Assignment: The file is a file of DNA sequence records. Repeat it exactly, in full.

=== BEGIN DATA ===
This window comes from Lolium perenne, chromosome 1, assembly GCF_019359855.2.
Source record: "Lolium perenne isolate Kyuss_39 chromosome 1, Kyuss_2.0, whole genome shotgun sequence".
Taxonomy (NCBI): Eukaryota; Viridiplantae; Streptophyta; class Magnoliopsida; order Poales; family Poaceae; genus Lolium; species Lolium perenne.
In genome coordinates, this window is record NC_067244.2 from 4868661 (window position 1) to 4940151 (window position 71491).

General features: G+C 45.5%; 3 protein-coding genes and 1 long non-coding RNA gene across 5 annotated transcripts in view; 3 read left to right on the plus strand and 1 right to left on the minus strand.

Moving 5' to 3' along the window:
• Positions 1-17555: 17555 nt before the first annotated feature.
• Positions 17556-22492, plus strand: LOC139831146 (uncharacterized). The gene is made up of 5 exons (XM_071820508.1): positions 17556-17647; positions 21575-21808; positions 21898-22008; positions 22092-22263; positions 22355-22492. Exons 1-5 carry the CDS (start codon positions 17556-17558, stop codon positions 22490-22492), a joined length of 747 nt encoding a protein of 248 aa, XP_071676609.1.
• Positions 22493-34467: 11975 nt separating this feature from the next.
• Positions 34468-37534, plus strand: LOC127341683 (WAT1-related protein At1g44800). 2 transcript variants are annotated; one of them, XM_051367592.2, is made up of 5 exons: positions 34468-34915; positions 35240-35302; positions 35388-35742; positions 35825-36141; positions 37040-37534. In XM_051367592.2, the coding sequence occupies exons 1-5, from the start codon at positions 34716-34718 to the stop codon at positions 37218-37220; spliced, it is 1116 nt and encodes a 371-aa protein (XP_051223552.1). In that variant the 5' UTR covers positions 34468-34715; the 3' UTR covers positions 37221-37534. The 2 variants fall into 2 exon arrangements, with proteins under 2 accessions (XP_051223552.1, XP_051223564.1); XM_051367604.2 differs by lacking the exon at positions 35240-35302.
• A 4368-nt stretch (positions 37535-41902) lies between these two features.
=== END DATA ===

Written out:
This window comes from Lolium perenne, chromosome 1, assembly GCF_019359855.2.
Source record: "Lolium perenne isolate Kyuss_39 chromosome 1, Kyuss_2.0, whole genome shotgun sequence".
Taxonomy (NCBI): Eukaryota; Viridiplantae; Streptophyta; class Magnoliopsida; order Poales; family Poaceae; genus Lolium; species Lolium perenne.
In genome coordinates, this window is record NC_067244.2 from 4868661 (window position 1) to 4940151 (window position 71491).

General features: G+C 45.5%; 3 protein-coding genes and 1 long non-coding RNA gene across 5 annotated transcripts in view; 3 read left to right on the plus strand and 1 right to left on the minus strand.

Moving 5' to 3' along the window:
• Positions 1-17555: 17555 nt before the first annotated feature.
• Positions 17556-22492, plus strand: LOC139831146 (uncharacterized). The gene is made up of 5 exons (XM_071820508.1): positions 17556-17647; positions 21575-21808; positions 21898-22008; positions 22092-22263; positions 22355-22492. Exons 1-5 carry the CDS (start codon positions 17556-17558, stop codon positions 22490-22492), a joined length of 747 nt encoding a protein of 248 aa, XP_071676609.1.
• Positions 22493-34467: 11975 nt separating this feature from the next.
• Positions 34468-37534, plus strand: LOC127341683 (WAT1-related protein At1g44800). 2 transcript variants are annotated; one of them, XM_051367592.2, is made up of 5 exons: positions 34468-34915; positions 35240-35302; positions 35388-35742; positions 35825-36141; positions 37040-37534. In XM_051367592.2, the coding sequence occupies exons 1-5, from the start codon at positions 34716-34718 to the stop codon at positions 37218-37220; spliced, it is 1116 nt and encodes a 371-aa protein (XP_051223552.1). In that variant the 5' UTR covers positions 34468-34715; the 3' UTR covers positions 37221-37534. The 2 variants fall into 2 exon arrangements, with proteins under 2 accessions (XP_051223552.1, XP_051223564.1); XM_051367604.2 differs by lacking the exon at positions 35240-35302.
• A 4368-nt stretch (positions 37535-41902) lies between these two features.